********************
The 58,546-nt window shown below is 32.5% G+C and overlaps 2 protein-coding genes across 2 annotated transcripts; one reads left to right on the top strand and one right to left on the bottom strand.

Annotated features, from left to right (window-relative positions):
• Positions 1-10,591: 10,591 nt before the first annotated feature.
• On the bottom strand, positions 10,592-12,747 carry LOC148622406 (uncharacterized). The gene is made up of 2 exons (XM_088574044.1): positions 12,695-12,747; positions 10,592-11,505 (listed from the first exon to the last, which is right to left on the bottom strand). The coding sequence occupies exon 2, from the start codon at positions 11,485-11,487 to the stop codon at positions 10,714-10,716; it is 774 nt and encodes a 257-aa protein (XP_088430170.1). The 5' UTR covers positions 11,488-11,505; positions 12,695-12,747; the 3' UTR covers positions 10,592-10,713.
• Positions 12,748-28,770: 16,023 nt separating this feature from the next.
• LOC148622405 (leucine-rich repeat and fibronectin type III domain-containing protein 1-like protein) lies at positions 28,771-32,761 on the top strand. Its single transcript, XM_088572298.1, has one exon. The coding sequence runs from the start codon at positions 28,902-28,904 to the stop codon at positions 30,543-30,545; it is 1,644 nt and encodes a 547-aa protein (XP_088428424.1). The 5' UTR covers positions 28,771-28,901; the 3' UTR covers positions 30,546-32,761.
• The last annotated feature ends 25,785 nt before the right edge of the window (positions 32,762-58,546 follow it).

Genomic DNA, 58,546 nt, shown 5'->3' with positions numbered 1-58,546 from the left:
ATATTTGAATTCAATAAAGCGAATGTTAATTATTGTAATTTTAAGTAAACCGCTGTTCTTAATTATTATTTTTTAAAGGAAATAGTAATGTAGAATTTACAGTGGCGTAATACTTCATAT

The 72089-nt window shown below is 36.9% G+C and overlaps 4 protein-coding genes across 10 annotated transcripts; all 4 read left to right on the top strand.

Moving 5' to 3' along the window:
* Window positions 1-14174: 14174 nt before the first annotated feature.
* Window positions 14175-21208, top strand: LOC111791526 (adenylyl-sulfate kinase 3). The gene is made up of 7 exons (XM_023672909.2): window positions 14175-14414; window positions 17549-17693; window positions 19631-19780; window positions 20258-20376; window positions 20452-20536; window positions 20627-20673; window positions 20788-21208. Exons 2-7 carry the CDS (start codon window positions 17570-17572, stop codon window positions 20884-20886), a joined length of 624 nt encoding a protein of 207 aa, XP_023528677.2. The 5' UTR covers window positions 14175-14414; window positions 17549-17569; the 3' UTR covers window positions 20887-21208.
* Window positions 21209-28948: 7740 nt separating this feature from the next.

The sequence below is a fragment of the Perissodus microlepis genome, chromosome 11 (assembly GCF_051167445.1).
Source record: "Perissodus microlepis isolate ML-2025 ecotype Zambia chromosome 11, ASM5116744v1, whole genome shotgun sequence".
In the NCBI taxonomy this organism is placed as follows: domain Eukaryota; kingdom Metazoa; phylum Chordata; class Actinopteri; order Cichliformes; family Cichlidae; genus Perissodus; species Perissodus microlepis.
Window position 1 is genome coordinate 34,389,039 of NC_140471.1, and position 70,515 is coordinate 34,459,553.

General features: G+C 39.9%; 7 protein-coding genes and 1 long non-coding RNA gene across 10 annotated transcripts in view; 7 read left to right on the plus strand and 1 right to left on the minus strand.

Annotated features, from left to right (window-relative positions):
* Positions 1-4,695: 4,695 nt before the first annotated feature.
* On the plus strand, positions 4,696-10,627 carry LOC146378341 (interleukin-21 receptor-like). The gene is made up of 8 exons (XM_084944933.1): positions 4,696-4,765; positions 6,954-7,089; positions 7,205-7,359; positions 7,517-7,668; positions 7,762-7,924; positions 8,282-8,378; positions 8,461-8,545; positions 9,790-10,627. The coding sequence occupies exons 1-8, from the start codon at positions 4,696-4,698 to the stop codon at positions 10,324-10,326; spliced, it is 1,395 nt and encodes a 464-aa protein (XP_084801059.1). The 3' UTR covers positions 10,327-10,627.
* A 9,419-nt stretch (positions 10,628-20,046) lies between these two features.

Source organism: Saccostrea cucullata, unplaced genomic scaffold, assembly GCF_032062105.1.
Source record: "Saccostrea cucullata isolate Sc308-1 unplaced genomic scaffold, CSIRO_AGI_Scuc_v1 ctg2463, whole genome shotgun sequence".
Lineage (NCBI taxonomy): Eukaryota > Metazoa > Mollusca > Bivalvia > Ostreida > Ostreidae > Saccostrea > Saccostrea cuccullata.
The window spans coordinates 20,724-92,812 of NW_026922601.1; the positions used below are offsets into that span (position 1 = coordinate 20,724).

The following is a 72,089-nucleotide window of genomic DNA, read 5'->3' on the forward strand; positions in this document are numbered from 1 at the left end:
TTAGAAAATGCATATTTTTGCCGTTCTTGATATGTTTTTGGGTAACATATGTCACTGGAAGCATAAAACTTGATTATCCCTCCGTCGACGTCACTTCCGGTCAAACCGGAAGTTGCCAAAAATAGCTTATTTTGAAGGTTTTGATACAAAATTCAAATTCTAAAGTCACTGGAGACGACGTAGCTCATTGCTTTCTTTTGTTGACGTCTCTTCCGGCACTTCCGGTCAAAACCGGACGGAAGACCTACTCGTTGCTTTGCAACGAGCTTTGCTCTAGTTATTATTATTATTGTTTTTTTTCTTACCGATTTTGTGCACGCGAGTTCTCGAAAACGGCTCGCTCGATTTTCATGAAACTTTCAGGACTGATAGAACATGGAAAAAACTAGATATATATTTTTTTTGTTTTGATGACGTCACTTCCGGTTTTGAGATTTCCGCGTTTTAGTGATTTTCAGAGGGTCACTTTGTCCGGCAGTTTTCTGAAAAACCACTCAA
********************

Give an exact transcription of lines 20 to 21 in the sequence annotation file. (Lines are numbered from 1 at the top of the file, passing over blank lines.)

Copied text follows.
Annotated features, from left to right (window-relative positions):
* Positions 1-4,695: 4,695 nt before the first annotated feature.